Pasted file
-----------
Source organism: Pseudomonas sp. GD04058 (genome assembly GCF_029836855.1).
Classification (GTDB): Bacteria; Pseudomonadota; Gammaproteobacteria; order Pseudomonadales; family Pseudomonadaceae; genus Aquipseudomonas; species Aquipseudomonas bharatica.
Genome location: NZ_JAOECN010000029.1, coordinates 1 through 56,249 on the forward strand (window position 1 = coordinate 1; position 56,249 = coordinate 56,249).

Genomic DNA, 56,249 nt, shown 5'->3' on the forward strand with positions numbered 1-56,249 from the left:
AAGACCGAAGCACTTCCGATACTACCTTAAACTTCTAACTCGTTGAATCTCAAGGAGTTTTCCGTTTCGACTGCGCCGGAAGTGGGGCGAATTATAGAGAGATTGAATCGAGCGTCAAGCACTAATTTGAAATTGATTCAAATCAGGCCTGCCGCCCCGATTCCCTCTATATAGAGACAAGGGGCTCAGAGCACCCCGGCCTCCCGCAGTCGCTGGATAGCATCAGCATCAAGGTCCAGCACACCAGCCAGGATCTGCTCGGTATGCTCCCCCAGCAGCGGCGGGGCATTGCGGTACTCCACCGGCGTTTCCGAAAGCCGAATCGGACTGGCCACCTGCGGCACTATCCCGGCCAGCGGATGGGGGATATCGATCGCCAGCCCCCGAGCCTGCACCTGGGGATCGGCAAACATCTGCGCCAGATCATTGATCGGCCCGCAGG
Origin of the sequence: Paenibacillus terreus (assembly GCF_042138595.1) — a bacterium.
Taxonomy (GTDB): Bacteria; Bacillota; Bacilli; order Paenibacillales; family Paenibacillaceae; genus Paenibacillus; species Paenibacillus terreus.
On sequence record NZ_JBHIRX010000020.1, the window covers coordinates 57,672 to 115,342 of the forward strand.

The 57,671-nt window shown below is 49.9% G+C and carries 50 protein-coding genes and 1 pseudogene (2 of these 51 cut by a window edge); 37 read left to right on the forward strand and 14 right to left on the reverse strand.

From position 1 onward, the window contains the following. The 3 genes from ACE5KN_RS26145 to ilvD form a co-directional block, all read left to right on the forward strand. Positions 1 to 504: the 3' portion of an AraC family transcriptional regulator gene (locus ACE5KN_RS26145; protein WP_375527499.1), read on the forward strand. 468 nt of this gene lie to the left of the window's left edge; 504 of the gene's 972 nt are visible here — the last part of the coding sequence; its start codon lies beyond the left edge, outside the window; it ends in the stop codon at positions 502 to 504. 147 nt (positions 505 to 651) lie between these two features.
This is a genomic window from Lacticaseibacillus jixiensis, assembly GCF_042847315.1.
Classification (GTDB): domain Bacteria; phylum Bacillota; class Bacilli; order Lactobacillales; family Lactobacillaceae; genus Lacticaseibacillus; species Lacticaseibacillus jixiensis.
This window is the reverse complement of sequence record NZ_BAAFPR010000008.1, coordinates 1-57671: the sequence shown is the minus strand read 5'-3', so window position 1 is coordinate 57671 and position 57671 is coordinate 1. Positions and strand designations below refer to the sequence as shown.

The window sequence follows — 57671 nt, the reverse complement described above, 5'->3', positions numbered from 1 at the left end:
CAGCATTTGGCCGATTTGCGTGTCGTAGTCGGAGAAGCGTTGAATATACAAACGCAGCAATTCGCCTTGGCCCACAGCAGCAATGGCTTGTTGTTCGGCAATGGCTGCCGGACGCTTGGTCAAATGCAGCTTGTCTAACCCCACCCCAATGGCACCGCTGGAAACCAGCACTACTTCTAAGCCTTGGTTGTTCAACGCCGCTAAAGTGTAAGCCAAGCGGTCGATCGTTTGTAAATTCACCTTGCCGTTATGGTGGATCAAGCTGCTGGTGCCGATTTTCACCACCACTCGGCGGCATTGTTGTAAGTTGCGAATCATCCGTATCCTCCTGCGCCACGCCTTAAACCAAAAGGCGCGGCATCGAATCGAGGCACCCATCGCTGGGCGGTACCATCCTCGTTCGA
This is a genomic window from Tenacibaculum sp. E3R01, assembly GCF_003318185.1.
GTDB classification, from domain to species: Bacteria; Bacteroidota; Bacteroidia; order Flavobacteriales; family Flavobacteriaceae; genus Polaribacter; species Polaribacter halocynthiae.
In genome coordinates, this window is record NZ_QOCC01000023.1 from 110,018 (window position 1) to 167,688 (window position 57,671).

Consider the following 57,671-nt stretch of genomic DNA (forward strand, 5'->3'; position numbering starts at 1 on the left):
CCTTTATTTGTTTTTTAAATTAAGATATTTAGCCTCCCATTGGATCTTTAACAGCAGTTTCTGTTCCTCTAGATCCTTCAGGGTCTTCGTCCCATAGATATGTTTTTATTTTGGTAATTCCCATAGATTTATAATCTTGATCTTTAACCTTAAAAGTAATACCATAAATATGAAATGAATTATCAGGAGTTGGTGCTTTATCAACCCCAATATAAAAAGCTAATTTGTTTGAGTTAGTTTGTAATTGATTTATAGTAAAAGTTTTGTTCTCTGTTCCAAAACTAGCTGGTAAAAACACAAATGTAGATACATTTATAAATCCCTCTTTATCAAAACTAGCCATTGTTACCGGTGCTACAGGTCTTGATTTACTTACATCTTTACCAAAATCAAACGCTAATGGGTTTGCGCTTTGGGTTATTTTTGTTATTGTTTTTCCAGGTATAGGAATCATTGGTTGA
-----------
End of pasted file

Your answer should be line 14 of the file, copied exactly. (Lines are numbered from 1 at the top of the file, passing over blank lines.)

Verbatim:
The window sequence follows — 57671 nt, the reverse complement described above, 5'->3', positions numbered from 1 at the left end: